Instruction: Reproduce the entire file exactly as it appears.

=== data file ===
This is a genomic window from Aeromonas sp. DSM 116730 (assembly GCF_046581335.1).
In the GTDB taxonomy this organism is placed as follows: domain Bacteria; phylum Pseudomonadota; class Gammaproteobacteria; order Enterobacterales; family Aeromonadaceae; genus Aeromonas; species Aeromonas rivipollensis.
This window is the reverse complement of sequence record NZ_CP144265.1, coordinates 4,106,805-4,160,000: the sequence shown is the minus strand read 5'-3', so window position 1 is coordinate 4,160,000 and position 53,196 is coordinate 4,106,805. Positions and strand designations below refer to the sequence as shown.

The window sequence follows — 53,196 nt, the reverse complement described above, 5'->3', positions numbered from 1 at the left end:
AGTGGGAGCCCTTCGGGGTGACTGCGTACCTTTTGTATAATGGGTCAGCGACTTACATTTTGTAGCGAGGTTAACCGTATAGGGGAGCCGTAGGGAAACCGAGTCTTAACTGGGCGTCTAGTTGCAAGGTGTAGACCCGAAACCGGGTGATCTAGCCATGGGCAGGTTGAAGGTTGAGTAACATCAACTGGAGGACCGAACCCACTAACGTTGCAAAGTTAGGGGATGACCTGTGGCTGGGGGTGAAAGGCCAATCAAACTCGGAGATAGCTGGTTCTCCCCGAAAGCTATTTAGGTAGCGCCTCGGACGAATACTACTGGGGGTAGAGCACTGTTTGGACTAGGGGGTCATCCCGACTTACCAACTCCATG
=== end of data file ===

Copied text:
This is a genomic window from Aeromonas sp. DSM 116730 (assembly GCF_046581335.1).
In the GTDB taxonomy this organism is placed as follows: domain Bacteria; phylum Pseudomonadota; class Gammaproteobacteria; order Enterobacterales; family Aeromonadaceae; genus Aeromonas; species Aeromonas rivipollensis.
This window is the reverse complement of sequence record NZ_CP144265.1, coordinates 4,106,805-4,160,000: the sequence shown is the minus strand read 5'-3', so window position 1 is coordinate 4,160,000 and position 53,196 is coordinate 4,106,805. Positions and strand designations below refer to the sequence as shown.

The window sequence follows — 53,196 nt, the reverse complement described above, 5'->3', positions numbered from 1 at the left end:
AGTGGGAGCCCTTCGGGGTGACTGCGTACCTTTTGTATAATGGGTCAGCGACTTACATTTTGTAGCGAGGTTAACCGTATAGGGGAGCCGTAGGGAAACCGAGTCTTAACTGGGCGTCTAGTTGCAAGGTGTAGACCCGAAACCGGGTGATCTAGCCATGGGCAGGTTGAAGGTTGAGTAACATCAACTGGAGGACCGAACCCACTAACGTTGCAAAGTTAGGGGATGACCTGTGGCTGGGGGTGAAAGGCCAATCAAACTCGGAGATAGCTGGTTCTCCCCGAAAGCTATTTAGGTAGCGCCTCGGACGAATACTACTGGGGGTAGAGCACTGTTTGGACTAGGGGGTCATCCCGACTTACCAACTCCATG